Advertisement

Response to: “The role of cannabinoids in dermatology”

      To the Editor: We recently read with interest the timely review article “The role of cannabinoids in dermatology” by Mounessa et al.
      • Mounessa J.S.
      • Siegel J.A.
      • Dunnick C.A.
      • Dellavalle R.P.
      The role of cannabinoids in dermatology.
      Cannabinoids may have the potential to treat a variety of cutaneous inflammatory diseases, and we applaud the authors for their groundbreaking piece. Not addressed in this article, however, were potential negative consequences of cannabinoid use for skin diseases. Additionally, it is important to distinguish between endogenous cannabinoids, synthetic cannabinoids, and phytocannabinoids.
      To read this article in full you will need to make a payment
      AAD Member Login
      AAD Members, full access to the journal is a member benefit. Use your society credentials to access all journal content and features
      Already a print subscriber? Claim online access
      Already an online subscriber? Sign in
      Institutional Access: Sign in to ScienceDirect

      References

        • Mounessa J.S.
        • Siegel J.A.
        • Dunnick C.A.
        • Dellavalle R.P.
        The role of cannabinoids in dermatology.
        J Am Acad Dermatol. 2017; 77: 188-190
        • Klein T.W.
        Cannabinoid-based drugs as anti-inflammatory therapeutics.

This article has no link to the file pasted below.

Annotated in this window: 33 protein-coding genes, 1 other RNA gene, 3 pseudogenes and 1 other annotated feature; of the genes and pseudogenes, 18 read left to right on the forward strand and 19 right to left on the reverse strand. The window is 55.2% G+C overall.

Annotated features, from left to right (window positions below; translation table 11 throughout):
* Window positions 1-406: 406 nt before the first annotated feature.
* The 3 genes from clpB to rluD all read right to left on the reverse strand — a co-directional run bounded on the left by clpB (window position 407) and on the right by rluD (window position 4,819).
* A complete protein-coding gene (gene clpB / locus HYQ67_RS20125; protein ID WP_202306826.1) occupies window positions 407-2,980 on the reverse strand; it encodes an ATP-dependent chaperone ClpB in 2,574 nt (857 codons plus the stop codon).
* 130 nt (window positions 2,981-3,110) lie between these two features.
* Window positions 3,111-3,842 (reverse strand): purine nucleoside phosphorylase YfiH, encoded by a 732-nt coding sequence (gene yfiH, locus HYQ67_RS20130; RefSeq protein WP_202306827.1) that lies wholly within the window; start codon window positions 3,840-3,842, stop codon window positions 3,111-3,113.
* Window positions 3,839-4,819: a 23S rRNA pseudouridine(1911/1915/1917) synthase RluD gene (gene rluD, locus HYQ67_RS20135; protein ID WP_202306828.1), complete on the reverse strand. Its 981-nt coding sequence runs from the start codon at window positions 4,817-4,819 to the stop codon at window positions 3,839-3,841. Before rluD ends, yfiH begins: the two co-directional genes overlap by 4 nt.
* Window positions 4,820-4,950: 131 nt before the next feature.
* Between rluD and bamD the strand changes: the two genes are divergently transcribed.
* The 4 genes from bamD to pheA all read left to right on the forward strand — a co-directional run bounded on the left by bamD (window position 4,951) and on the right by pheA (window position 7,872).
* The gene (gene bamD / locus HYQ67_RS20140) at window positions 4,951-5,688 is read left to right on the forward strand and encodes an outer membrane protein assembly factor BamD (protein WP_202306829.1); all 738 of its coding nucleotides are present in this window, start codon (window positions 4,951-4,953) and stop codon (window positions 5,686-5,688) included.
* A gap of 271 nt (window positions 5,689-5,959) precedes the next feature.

Nat Rev Immunol. 2005; 5: 400-411
        • Kupczyk P.
        • Reich A.
        • Szepietowski J.C.
        Cannabinoid system in the skin—a possible target for future therapies in dermatology.
        Exp Dermatol. 2009; 18: 669-679
        • Telek A.
        • Biro T.
        • Bodo E.
        • et al.
        Inhibition of human hair follicle growth by endo- and exocannabinoids.
        FASEB J. 2007; 21: 3534-3541

      Linked Article

      • The role of cannabinoids in dermatology
        Journal of the American Academy of DermatologyVol. 77Issue 1
        • Preview
          Twenty-eight states currently allow for comprehensive public medical cannabis programs, and this number continues to grow.1 Approximately 1 in 10 adult cannabis users in the United States use it for medical purposes.2 Numerous studies have investigated its uses for chronic pain, spasticity, anorexia, and nausea. In recent years, researchers have also investigated its use for the treatment of dermatologic conditions including pruritus, inflammatory skin disease, and skin cancer.
        • Full-Text
        • PDF
      • In reply
        Journal of the American Academy of DermatologyVol. 77Issue 3
        • Preview
          To the Editor: We would like to thank Drs Liszewski and Farah for their thoughtful response to our recent publication.1 We certainly agree that cannabinoids function in a complicated manner. Like many medications, they may have adverse effects that health care providers and patients should consider. Liszewski and Farah highlight several possible negative consequences of cannabinoid use reported in the literature, including proinflammatory chemotaxis in cell culture models and reduction in human hair growth.
        • Full-Text
        • PDF